Live Event to Film Programmer 8- Keeper of the Data

Photo by Alexander Sinn on Unsplash

Now that we’ve talked through your first day on set, let’s take a step back to look at a bigger picture.  You know how Designers will be sure to take the show file at the end of day or at least tech?  Let go of anything like that.  No one takes possession of the data in your console but you.  During the movie, your Gaffer may tell you to recall color and/or level data from a day of filming four weeks ago.  They won’t usually reference the scene, or the day it happened.  Find the answer quickly.  If there is a question 9 months later as second (or third) unit is filming some stuff?  You provide the answers.  I’m going to offer some ways I help this process and keep organized. 


Channeling and addressing is all up to you.  If you have a Rigging Programmer, they will act as you instruct them.  Be sure to review each drawing they generate, since you are responsible for their work.  If you don’t have a Rigging Programmer, you’ll be doing it yourself.  Make sure you include modes and settings for each fixture type on the drawing you hand in.  This saves you a bunch of annoying questions that always seem to pop up when your Gaffer is working you hard.  

I record each day of filming as a “new” named show file.  Each day of shooting corresponds in my cue stack.  Day 1 starts at cue 10, Day 2 starts at 20, Day 3 at 30, etc.  This means I always know what cue range to look for when someone asks about a day.  If we do five angles of scene 51 on day 4, that would be cues 40.1-40.5.  When we move on to scene 19 later that day, that will be cue 41.  Start of day is always labeled in the first cue.  Scene number and letter as well as a brief description of location and content to trigger memory later is always in the cue label as well.  Submasters and secondary cue lists follow the same process.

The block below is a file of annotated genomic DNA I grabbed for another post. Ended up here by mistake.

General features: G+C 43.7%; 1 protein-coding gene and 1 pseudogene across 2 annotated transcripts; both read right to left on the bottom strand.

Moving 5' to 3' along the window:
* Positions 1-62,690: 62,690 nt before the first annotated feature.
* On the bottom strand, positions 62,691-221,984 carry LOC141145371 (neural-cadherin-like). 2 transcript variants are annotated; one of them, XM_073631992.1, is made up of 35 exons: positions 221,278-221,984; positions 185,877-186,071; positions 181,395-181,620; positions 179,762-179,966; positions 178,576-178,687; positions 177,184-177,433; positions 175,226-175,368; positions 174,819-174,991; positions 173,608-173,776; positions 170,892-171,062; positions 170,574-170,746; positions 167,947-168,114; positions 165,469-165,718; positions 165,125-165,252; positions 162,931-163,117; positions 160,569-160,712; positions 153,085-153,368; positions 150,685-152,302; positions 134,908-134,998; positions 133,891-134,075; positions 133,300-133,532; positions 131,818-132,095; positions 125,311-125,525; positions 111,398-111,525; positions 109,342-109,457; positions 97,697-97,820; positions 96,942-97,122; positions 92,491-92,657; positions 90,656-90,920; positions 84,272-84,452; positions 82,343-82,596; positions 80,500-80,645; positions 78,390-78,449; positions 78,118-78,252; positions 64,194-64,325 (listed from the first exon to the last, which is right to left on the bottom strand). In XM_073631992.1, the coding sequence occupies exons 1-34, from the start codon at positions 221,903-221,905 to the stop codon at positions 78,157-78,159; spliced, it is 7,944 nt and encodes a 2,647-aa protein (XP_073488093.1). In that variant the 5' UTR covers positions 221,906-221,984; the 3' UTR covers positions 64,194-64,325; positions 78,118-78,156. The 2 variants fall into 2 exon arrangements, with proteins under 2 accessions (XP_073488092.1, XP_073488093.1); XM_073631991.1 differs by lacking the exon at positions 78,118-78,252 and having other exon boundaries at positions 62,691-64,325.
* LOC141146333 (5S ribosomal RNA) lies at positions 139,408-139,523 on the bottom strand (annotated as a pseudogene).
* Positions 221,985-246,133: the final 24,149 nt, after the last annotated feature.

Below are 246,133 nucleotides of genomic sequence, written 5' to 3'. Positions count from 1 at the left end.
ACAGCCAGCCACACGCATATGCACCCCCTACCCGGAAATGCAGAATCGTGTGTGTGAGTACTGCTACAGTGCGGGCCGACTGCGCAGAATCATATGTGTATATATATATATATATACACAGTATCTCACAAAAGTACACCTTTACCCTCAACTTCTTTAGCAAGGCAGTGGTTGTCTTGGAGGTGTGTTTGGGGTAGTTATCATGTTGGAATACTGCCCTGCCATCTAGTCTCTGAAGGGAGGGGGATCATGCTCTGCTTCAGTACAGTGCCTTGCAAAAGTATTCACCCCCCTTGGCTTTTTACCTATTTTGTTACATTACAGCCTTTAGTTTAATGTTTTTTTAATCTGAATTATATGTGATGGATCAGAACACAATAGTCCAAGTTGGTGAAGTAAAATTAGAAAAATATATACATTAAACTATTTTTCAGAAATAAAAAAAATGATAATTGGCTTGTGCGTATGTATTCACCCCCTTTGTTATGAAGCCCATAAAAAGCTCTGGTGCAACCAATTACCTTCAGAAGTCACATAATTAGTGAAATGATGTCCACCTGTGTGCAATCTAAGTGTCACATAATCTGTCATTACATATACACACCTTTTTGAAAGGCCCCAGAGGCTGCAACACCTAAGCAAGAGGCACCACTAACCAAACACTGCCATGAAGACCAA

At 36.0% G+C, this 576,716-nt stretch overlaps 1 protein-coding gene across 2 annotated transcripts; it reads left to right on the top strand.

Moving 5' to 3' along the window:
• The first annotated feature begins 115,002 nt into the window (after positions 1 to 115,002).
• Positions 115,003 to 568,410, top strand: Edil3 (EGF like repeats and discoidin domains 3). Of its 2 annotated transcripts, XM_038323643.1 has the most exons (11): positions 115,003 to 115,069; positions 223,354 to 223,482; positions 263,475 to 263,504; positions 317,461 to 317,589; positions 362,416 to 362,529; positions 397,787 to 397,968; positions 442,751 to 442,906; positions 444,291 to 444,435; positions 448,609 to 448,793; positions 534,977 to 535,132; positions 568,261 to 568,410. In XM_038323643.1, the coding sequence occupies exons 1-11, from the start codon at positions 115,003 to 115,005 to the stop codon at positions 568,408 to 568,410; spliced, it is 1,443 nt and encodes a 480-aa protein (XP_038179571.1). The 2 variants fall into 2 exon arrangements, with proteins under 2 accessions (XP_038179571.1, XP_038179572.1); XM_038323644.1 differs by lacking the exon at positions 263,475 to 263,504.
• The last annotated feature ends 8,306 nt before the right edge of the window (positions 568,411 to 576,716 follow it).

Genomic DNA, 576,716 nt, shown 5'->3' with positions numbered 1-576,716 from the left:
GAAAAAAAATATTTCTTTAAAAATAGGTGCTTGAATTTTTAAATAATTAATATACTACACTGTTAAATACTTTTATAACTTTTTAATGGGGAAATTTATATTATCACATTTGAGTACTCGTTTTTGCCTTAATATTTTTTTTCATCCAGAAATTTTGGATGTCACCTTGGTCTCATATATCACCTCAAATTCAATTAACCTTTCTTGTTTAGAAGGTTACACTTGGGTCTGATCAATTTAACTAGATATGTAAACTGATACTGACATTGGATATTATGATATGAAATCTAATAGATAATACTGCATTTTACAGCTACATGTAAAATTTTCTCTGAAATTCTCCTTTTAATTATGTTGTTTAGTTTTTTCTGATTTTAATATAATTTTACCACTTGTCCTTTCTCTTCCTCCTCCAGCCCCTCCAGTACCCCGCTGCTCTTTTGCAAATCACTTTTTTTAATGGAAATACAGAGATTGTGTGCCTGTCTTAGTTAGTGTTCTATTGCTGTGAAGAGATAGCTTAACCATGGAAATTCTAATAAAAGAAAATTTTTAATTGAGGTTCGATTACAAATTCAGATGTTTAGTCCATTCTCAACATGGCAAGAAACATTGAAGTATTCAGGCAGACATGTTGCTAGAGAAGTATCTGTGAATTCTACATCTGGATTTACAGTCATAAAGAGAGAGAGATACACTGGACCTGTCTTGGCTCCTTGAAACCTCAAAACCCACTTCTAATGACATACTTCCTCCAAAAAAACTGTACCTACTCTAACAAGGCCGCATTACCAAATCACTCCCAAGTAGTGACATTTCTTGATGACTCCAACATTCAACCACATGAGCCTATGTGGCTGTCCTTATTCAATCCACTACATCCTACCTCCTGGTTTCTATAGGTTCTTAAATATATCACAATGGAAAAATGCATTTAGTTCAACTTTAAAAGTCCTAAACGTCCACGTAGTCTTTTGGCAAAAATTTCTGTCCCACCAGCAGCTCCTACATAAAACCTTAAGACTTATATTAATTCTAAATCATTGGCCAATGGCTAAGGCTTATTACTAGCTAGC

Speaking of cues and submasters- no one is going to tell you whether you should record to one or another.  In fact, no one is going to tell you to record at all.  So you need to use your best judgement.  In general, if the Gaffer has called for an effect, I will put it on a fader so later, when they call for it again, I can instantly give it to them.  That said, if it’s not an interactive (a cued action that happens while the cameras are rolling), I will usually put the effect into the cue so it’s easy to recall the data at a later date.

Color Diary

I keep a running list of each location, scene, and angle/purpose of light (key light, top light, whatever) with the color temperatures listed so I can answer things quickly.  Since Drop Packages get patched and unpatched or even erased in some cases, this is the best way I have found to have an answer at the ready whenever I’m asked.  Be sure to include a description of the action or notable memory triggers.

Protect Your Looks